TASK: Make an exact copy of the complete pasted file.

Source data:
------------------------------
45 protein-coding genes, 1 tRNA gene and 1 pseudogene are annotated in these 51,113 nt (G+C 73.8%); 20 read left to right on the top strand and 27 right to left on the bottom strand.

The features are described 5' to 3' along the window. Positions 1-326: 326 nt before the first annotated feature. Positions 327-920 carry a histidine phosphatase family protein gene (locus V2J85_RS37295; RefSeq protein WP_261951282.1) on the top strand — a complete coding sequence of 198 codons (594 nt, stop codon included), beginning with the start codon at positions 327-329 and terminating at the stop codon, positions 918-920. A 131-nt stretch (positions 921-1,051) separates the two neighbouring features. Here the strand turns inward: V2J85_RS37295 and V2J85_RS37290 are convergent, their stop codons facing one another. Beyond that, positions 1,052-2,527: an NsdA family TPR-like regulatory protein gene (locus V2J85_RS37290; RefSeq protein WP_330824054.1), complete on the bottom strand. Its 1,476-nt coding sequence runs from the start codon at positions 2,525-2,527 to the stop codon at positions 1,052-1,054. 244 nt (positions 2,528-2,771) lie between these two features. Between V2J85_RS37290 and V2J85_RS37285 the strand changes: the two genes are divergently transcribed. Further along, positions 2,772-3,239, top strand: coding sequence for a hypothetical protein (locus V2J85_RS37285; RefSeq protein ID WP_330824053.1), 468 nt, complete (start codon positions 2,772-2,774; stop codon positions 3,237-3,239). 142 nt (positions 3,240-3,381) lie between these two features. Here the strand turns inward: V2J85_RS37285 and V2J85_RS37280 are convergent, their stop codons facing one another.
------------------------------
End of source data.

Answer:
45 protein-coding genes, 1 tRNA gene and 1 pseudogene are annotated in these 51,113 nt (G+C 73.8%); 20 read left to right on the top strand and 27 right to left on the bottom strand.

The features are described 5' to 3' along the window. Positions 1-326: 326 nt before the first annotated feature. Positions 327-920 carry a histidine phosphatase family protein gene (locus V2J85_RS37295; RefSeq protein WP_261951282.1) on the top strand — a complete coding sequence of 198 codons (594 nt, stop codon included), beginning with the start codon at positions 327-329 and terminating at the stop codon, positions 918-920. A 131-nt stretch (positions 921-1,051) separates the two neighbouring features. Here the strand turns inward: V2J85_RS37295 and V2J85_RS37290 are convergent, their stop codons facing one another. Beyond that, positions 1,052-2,527: an NsdA family TPR-like regulatory protein gene (locus V2J85_RS37290; RefSeq protein WP_330824054.1), complete on the bottom strand. Its 1,476-nt coding sequence runs from the start codon at positions 2,525-2,527 to the stop codon at positions 1,052-1,054. 244 nt (positions 2,528-2,771) lie between these two features. Between V2J85_RS37290 and V2J85_RS37285 the strand changes: the two genes are divergently transcribed. Further along, positions 2,772-3,239, top strand: coding sequence for a hypothetical protein (locus V2J85_RS37285; RefSeq protein ID WP_330824053.1), 468 nt, complete (start codon positions 2,772-2,774; stop codon positions 3,237-3,239). 142 nt (positions 3,240-3,381) lie between these two features. Here the strand turns inward: V2J85_RS37285 and V2J85_RS37280 are convergent, their stop codons facing one another.